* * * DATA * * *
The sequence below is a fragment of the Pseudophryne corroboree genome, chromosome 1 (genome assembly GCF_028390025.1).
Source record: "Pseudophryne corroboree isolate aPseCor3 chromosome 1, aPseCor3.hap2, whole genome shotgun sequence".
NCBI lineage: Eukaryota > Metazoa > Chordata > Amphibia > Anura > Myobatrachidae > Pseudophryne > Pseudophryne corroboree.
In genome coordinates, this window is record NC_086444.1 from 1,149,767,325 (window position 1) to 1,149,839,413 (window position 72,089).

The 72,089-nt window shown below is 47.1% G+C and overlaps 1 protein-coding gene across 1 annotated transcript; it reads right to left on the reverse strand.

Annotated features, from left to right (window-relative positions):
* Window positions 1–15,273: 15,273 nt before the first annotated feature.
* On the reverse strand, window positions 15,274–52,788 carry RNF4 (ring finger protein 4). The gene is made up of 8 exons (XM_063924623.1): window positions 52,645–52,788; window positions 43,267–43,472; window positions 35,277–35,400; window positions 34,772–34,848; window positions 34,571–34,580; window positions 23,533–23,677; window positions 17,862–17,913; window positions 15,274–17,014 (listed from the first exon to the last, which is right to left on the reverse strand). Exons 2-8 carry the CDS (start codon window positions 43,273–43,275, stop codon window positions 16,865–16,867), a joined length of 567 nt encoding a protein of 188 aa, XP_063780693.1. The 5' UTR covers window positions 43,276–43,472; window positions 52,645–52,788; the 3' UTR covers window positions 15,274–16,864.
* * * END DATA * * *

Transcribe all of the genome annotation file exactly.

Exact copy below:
The sequence below is a fragment of the Pseudophryne corroboree genome, chromosome 1 (genome assembly GCF_028390025.1).
Source record: "Pseudophryne corroboree isolate aPseCor3 chromosome 1, aPseCor3.hap2, whole genome shotgun sequence".
NCBI lineage: Eukaryota > Metazoa > Chordata > Amphibia > Anura > Myobatrachidae > Pseudophryne > Pseudophryne corroboree.
In genome coordinates, this window is record NC_086444.1 from 1,149,767,325 (window position 1) to 1,149,839,413 (window position 72,089).

The 72,089-nt window shown below is 47.1% G+C and overlaps 1 protein-coding gene across 1 annotated transcript; it reads right to left on the reverse strand.

Annotated features, from left to right (window-relative positions):
* Window positions 1–15,273: 15,273 nt before the first annotated feature.
* On the reverse strand, window positions 15,274–52,788 carry RNF4 (ring finger protein 4). The gene is made up of 8 exons (XM_063924623.1): window positions 52,645–52,788; window positions 43,267–43,472; window positions 35,277–35,400; window positions 34,772–34,848; window positions 34,571–34,580; window positions 23,533–23,677; window positions 17,862–17,913; window positions 15,274–17,014 (listed from the first exon to the last, which is right to left on the reverse strand). Exons 2-8 carry the CDS (start codon window positions 43,273–43,275, stop codon window positions 16,865–16,867), a joined length of 567 nt encoding a protein of 188 aa, XP_063780693.1. The 5' UTR covers window positions 43,276–43,472; window positions 52,645–52,788; the 3' UTR covers window positions 15,274–16,864.